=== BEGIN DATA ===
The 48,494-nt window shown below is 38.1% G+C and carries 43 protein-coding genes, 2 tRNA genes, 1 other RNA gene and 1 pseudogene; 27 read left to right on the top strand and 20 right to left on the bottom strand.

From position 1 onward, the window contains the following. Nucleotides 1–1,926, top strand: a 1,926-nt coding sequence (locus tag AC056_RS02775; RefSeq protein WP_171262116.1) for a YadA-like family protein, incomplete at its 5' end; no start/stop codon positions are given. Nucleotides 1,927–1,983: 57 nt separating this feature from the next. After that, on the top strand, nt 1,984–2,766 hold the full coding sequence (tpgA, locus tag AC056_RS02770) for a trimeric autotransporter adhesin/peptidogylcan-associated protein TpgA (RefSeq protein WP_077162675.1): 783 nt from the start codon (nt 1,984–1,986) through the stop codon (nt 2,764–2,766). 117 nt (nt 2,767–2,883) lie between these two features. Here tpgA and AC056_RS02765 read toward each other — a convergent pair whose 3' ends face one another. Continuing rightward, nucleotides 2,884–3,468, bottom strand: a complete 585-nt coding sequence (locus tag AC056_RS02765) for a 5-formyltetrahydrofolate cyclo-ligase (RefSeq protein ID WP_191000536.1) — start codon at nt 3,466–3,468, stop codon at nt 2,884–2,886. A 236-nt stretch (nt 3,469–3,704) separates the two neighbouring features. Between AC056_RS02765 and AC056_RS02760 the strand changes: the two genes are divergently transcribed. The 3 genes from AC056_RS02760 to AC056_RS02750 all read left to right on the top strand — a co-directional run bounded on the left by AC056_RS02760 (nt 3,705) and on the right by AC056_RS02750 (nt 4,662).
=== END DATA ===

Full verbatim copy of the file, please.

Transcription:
The 48,494-nt window shown below is 38.1% G+C and carries 43 protein-coding genes, 2 tRNA genes, 1 other RNA gene and 1 pseudogene; 27 read left to right on the top strand and 20 right to left on the bottom strand.

From position 1 onward, the window contains the following. Nucleotides 1–1,926, top strand: a 1,926-nt coding sequence (locus tag AC056_RS02775; RefSeq protein WP_171262116.1) for a YadA-like family protein, incomplete at its 5' end; no start/stop codon positions are given. Nucleotides 1,927–1,983: 57 nt separating this feature from the next. After that, on the top strand, nt 1,984–2,766 hold the full coding sequence (tpgA, locus tag AC056_RS02770) for a trimeric autotransporter adhesin/peptidogylcan-associated protein TpgA (RefSeq protein WP_077162675.1): 783 nt from the start codon (nt 1,984–1,986) through the stop codon (nt 2,764–2,766). 117 nt (nt 2,767–2,883) lie between these two features. Here tpgA and AC056_RS02765 read toward each other — a convergent pair whose 3' ends face one another. Continuing rightward, nucleotides 2,884–3,468, bottom strand: a complete 585-nt coding sequence (locus tag AC056_RS02765) for a 5-formyltetrahydrofolate cyclo-ligase (RefSeq protein ID WP_191000536.1) — start codon at nt 3,466–3,468, stop codon at nt 2,884–2,886. A 236-nt stretch (nt 3,469–3,704) separates the two neighbouring features. Between AC056_RS02765 and AC056_RS02760 the strand changes: the two genes are divergently transcribed. The 3 genes from AC056_RS02760 to AC056_RS02750 all read left to right on the top strand — a co-directional run bounded on the left by AC056_RS02760 (nt 3,705) and on the right by AC056_RS02750 (nt 4,662).